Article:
Jr Super Villain(s) of the Week:  Oswald Cobblepot, who later in Gotham life becomes The Penguin.  First glance from the commercials he reminded me of the younger, creepy brother in the movie Wedding Crashers.  I pictured him running around whining, trying to bang Gordon, all the while his monocle stays firmly attached to his eye socket.  Instead, he ends up being a kosher looking meth-head with a slight prosthetic for a nose, and a major anger management problem.  And no monocle.  Yet.  He’s the lackey of Fish Moony who Gordon is supposed to kill.  Oswald was the dude who snitched to Montoya about the frame up, see.  Apparently the man who walks like a penguin (which he is called because of a disabled walk, and a name he doesn’t like) has designs on pushing Fish out.  Get it?  Penguin?  Fish?  See what they did there?


The episode starts out with Selina Kyle, your future Catwoman, stealing milk for some giant ass alley cat.  Coincidentally, she’s in the alley in which Bruce Wayne’s parents bite the big one.  Her role from there on out is to look like the best dressed homeless stalker as she goes where Bruce goes, slinking around like a, you guessed it, cat.  Must have been an easy paycheck.  No lines?  Sign me up!


There’s also a brief appearance by Riddler as his former self, Edward Nygma.  He’s the resident CSI weirdo at Gotham Police Department, and he’s already speaking in riddles.  Bullock hates them, and Gordon figures it out.  There’s some brains behind them intent stares.


The last little cameo is wee Ivy Pepper, who is already fawning over flora.  Or is it fauna?  Anyway, the chick likes plants.  She is the future Poison Ivy, whose name should be Pamela Isley, but the producers felt they apparently had to knock us over the head with ‘ivy’ and wouldn’t get who she was by her petting leaves her whole screen time.  Ivy’s dad is the guy who gets framed for the Waynes’ murder.  She apparently has a tough life, given her hair is messy and her mom has a black eye.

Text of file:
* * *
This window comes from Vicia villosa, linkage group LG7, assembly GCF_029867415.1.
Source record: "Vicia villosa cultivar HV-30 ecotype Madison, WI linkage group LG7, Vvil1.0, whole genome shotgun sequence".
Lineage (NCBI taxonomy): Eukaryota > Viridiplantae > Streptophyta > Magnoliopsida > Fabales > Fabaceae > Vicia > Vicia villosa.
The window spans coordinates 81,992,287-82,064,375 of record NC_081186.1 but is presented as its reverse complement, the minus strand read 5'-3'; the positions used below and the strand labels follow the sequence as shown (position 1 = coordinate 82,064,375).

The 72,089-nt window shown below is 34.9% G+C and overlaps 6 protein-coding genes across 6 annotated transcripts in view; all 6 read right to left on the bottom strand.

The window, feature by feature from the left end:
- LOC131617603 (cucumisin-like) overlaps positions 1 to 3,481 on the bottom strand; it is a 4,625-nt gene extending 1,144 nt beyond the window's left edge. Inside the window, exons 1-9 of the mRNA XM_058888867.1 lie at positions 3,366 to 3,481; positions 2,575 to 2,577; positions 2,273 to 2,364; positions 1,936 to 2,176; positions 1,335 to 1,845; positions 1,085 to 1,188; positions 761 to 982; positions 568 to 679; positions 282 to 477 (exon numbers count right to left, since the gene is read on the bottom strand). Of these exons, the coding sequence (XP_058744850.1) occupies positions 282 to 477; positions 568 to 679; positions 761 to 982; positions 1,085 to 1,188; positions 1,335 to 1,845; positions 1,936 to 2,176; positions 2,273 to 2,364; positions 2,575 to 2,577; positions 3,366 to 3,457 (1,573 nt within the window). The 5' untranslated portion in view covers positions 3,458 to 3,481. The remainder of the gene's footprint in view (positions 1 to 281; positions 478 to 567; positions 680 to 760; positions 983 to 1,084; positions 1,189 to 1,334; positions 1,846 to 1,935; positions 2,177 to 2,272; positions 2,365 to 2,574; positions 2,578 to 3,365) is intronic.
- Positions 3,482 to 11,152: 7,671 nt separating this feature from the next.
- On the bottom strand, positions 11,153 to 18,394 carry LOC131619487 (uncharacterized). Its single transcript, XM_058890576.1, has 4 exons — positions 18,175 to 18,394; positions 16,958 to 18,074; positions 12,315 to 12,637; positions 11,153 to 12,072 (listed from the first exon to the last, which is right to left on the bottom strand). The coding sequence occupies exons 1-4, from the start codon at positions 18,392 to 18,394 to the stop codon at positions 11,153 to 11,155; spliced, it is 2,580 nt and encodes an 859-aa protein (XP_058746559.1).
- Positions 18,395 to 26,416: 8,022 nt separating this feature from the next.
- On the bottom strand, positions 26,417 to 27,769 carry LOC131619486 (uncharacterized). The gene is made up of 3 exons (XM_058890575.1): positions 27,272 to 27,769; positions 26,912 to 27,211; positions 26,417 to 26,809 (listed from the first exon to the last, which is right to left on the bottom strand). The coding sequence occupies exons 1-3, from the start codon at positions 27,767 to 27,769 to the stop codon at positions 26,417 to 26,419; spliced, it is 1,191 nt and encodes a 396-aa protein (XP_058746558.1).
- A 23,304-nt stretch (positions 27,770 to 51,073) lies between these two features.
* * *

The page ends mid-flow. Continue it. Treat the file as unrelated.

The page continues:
Bruce Wayne grows body hair, becomes (Bat)man:  Might be a little disrespectful to speak ill of Brucey and his situation this week, since this part of the story is the death of Ma and Pa Wayne at the hands of Nameless Street Thug (or is he?).  Every Batman story, even if it’s not about Batman, starts with the death of the rich doctor and his pearl-laden wife.  Here, we get the cable version of the Batman Begins scene in which Gordon puts his coat on Wayne’s shoulders to comfort him.


We see Bruce once or twice.  There’s his parents’ funeral, and later when Gordon stares intently, and tells the kid his parents’ murderer is still out there.  I actually think the episode would have worked with slightly less Bruce.  And he kind of rubbed me the wrong way.  What 12-year-old talks like that?  Better figure out the dialogue for young Bruce a little better, and please try to change him from the version of Bruce that’s a dick to Alfred.  I would have slapped the shit out of that kid if he snapped at me the way he snapped at Pennyworth.  Snapped.

Foreshadow like it’s going out of style:  This thing is already running long.  See all previous sections for oodles of foreshadow.

What the hell is next: A lot from the looks of it.  If the preview for next week is to be believed, just about every character’s arcs from this episode are continued in the next.  Let’s hope they don’t scatter themselves to much by trying to follow too many threads at once.  Pick a theme or subject or character and run with it for an hour.

The true test for this show will be the ratings.  Even being about Gotham City, and the best rogues gallery in comics, Fox as a channel is never kind to genre shows.  The premiere of this, and the continuation of Sleepy Hollow on a night not meant to kill programs is encouraging, but nerds should never forget the likes of Firefly or the recent Almost Human.

The one drawback of this show is the focus, like I said.  If I have to follow eight plot lines every episode, I think I might abandon ship.  It’ll be too cluttered, and the narrative will suffer for sure.  We’ve seen it before so many times.

Also, it’ll be a fine line creatively, serving up any kind of whimsical story or humor in a setting we know is only destined to get worse.  None of these characters are on a good path, and despite the trend to “go dark” in comics related stories, this town is gonna have to go REALLY dark to necessitate the rise of the Dark Knight (the rise of the, get it?!? Cause…of the Nolan…oh nevermind).  Point being, it could be one depressing ass program.

Adam is a sweet and loveable nerd residing in Minneapolis. But don't hold that against him.